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Working with post meta arrays

Post meta is data that is associated with a post. A post does not necessarily mean the default blog post type. Worpdress has 5 default post types: Post, Page, Attachment, Revision and Navigation Menu. These, any other custom post types, Comments and Users, all have a post meta table associated to them in the database. The post meta table consists of four columns; meta id, (post, comment or user) id, meta key and meta value. Each entry has a unique id, is associated with a parent post, comment or user and structurally consists of key value pairs. It is important to remember that wordpress meta data, like wordpress options are information stored as key and value.

MySQL does not store arrays. You cannot store an array data type in a MySQL field. Instead, you have to use your programming language, in this case PHP, to convert the array or object into a string representation of the data. JSON is a well known structure for doing just this. WordPress does not use JSON, however, for object representation. Instead, wordpress uses PHP’s serialize method which serializes objects in a string format that describes data based on type, quantity and value. I think it’s pretty clever actually, that an associative array such as this:

is parsed in a fashion such as this:

Where based on the count of the array, the parser identifies an associative array by grouping in twos.

The three methods we will be discussing today will be add, update and get post meta.

You’ll notice that add and update post meta have three common paramaters but the fourth is different. The first parameter is the id number of the post in question. This will typically be $post->ID in the loop. The second is the name of the meta key as a string and the third is the meta value you wish to assign to that meta key. Add post meta’s fourth parameter is called “unique” because you will provide a boolean value, true or false, indicating whether you want to allow more than one meta key in the databases meta field relative to this post, of the same name as the one provided. This means that if you have a key called “to_eat”, that key can be present in the database only once if you set unique to true. Or, if set to false, can be in the database as many times as you add it to the database, each with its own value associated to it.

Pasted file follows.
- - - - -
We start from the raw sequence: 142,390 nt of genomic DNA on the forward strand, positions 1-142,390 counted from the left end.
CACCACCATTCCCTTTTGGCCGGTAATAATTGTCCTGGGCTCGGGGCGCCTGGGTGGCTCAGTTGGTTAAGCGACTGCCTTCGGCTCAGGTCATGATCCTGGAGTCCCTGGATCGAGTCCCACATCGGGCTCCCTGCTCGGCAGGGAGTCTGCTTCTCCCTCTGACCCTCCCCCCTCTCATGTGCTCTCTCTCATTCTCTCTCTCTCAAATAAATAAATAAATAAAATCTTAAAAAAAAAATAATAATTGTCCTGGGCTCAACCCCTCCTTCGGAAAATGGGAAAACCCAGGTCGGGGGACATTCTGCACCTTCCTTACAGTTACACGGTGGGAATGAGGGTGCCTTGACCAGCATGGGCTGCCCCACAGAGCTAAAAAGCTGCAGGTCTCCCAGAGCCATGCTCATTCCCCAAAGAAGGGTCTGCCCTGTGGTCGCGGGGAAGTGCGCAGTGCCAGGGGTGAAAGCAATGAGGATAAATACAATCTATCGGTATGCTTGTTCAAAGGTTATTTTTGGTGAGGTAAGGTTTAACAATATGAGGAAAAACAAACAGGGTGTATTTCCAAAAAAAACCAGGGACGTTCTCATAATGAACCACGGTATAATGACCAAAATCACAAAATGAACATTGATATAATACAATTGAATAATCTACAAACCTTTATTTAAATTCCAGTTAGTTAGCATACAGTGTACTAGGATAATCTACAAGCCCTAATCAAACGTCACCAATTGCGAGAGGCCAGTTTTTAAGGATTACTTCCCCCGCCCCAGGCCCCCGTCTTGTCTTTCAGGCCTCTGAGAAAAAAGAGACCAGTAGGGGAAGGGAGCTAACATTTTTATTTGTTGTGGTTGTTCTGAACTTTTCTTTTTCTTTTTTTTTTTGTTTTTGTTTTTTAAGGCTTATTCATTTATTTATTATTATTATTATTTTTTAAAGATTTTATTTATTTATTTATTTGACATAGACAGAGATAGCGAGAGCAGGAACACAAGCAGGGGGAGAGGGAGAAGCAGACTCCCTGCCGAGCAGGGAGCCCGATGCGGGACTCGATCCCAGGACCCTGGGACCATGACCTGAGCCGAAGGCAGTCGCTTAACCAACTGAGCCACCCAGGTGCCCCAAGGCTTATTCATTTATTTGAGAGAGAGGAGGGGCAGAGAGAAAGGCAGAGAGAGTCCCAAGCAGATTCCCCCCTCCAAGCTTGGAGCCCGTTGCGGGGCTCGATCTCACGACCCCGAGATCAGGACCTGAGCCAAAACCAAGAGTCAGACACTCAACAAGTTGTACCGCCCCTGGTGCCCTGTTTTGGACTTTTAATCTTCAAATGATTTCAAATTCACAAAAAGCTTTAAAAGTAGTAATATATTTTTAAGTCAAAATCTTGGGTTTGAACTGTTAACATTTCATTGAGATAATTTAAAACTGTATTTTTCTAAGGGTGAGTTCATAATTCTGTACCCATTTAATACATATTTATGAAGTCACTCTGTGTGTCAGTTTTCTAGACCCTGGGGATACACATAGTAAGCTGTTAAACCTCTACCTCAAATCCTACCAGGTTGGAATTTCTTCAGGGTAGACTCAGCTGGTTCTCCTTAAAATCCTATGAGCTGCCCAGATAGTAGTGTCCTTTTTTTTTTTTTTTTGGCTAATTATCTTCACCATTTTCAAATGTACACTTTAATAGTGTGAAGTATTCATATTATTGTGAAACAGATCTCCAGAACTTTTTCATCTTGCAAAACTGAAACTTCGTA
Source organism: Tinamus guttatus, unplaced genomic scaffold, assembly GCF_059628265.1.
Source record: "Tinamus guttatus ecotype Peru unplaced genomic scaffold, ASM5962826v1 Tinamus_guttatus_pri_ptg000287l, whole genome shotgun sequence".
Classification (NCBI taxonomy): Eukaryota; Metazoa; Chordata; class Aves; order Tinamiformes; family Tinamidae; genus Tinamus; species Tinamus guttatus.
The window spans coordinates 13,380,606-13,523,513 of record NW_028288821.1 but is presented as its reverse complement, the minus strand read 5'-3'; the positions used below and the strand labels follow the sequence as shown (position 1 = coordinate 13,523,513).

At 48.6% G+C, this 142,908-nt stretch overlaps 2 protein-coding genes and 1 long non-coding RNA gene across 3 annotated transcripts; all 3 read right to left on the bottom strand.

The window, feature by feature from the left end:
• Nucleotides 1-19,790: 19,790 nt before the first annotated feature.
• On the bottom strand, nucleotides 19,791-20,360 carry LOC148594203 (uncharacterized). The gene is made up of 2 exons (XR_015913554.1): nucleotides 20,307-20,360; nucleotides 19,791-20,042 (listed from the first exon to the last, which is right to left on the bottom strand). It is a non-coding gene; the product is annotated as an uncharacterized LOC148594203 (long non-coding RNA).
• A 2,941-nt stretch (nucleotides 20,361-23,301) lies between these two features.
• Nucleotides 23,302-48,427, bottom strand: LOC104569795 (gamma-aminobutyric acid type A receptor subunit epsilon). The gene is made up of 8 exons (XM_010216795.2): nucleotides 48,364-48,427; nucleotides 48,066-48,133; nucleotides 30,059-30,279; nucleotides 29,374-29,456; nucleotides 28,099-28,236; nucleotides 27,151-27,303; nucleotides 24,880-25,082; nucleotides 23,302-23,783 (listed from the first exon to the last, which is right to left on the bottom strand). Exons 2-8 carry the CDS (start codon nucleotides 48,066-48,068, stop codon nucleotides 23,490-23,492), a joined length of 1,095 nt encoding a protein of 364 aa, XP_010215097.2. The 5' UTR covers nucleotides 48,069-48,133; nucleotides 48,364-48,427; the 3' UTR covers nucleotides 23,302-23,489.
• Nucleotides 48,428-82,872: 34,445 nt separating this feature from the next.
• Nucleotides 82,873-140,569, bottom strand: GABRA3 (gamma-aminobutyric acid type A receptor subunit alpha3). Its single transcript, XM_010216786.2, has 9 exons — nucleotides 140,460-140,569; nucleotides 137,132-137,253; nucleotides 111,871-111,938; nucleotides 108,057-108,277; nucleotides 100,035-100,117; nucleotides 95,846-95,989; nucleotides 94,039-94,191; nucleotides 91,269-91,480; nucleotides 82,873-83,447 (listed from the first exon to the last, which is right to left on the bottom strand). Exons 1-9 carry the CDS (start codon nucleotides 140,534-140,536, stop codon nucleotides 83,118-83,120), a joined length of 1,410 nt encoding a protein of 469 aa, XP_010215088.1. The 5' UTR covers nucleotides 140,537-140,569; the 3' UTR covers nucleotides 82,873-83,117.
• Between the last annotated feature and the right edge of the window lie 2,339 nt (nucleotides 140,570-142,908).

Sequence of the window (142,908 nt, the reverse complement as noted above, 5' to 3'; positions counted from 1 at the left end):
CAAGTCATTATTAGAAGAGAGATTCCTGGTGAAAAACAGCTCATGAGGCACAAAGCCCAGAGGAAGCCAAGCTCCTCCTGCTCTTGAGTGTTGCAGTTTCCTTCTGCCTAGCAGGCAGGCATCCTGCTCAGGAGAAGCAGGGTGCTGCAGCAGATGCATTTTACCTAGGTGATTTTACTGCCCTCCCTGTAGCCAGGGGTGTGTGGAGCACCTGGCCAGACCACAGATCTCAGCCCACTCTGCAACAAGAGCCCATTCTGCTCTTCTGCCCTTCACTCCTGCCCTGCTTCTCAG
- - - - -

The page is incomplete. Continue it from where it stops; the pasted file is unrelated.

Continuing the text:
For instance. If I have five food choices: “Seafood”,”Italian”,”Sushi”,”Organic”,”Greek”. I can have a key in the database for each of them titled “to_eat”.

1:to_eat = Seafood
2:to_eat = Italian
3:to_eat = Sushi
4:to_eat = Organic
5:to_eat = Greek

Because each of these keys, although having the same name, have unique id’s, they can be distinguished from one another.

The purpose for doing it this way is one, because meta is stored as key value pairs and two, querying. Because you can have a user interface for searching, filtering, etc… You will need to have a way of querying meta data associated with the post. WordPress’ meta query class allows for this, however, if you stored data as a serialized array:

You would have to filter the wordpress query and custimize it to query by way of regular expression looking for a %LIKE% pattern matching something to this effect: (type identifier, colon, number of, colon, quotation mark, string, quotation mark).

It’s not a very effective way of storing data for this type of querying.

To combat this issue and knowing full well that people would need a way to store different data with the same key, in resemblance of an array, wordpress provides this way of storing data with add post meta (or add user meta, etc…). So, before you begin creating methods for storing meta, you must first plan ahead and decide how you want to use that data later on. If it will be for use internally, options or settings for instance, then you can store data as an array and not worry about querying. If the data you are storing will be queryable and used for custom meta queries as a result of user action on the front end, you may want to strongly consider having multiples of the same key with the varying associated values.

It is necessary to discuss update versus add, post meta. Using update post meta, if the meta key does not already exist, the method will create it. This allows you to use update exclusively, disregarding add post meta and using update to both update and add. It is OK if you wish to do this as long as you have planned ahead and know what you are using it for. When using update post meta, you are sacrificing the ability to define whether the key you are adding will be unique. By default, the unique value is set to false, so you have now allowed for multiple keys of the same name to be added to the database (to the meta table associated with that post). This may get you in trouble if you deviate from your original plan of using update exclusively and then later use add post meta instead. Furthermore, update post meta will, if the fourth parameter is omitted, replace ALL existing values of ALL keys with the same name. So, if I have

1:to_eat = Seafood
2:to_eat = Italian
3:to_eat = Sushi
4:to_eat = Organic
5:to_eat = Greek

and I call update_post_meta(1,”to_eat”,”Pizza”);, My table will now look like this: